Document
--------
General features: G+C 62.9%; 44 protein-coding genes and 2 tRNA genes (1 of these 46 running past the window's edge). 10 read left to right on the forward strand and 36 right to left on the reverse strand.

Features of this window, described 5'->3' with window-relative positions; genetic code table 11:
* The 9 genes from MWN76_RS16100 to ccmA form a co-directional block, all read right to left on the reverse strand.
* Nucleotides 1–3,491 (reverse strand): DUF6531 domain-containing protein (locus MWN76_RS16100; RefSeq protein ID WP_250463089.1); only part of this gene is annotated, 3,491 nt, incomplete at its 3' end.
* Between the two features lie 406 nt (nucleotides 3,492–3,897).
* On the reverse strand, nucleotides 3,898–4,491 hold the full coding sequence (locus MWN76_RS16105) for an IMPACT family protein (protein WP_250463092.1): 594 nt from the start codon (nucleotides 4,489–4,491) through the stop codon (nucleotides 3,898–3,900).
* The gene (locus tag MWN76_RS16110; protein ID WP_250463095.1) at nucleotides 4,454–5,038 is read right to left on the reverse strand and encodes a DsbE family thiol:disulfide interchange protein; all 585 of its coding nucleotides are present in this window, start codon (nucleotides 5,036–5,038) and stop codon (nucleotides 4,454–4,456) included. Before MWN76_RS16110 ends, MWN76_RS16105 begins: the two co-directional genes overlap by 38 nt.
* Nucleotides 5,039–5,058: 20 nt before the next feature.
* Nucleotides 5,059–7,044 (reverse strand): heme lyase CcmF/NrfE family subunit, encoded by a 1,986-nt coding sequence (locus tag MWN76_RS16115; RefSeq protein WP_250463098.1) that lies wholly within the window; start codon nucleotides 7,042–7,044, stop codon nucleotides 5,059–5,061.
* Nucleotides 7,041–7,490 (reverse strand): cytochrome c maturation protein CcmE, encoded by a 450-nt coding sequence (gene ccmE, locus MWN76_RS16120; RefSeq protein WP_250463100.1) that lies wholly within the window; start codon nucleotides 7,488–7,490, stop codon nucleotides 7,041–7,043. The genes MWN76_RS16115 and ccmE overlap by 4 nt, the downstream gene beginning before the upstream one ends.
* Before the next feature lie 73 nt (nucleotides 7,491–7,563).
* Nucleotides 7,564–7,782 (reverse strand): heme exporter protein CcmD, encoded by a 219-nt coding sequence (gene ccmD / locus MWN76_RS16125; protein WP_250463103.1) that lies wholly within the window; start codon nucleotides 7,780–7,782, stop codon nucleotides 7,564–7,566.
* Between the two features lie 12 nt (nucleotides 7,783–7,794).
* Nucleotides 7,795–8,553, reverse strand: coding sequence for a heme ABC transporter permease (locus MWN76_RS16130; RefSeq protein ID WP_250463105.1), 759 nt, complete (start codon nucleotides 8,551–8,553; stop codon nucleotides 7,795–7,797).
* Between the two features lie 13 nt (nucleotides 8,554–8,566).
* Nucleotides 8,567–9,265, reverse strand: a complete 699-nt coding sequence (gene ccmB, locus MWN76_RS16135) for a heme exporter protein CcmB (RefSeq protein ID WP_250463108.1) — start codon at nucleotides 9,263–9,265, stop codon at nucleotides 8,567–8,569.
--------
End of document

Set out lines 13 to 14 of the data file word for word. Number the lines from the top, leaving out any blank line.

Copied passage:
* Between the two features lie 12 nt (nucleotides 7,783–7,794).
* Nucleotides 7,795–8,553, reverse strand: coding sequence for a heme ABC transporter permease (locus MWN76_RS16130; RefSeq protein ID WP_250463105.1), 759 nt, complete (start codon nucleotides 8,551–8,553; stop codon nucleotides 7,795–7,797).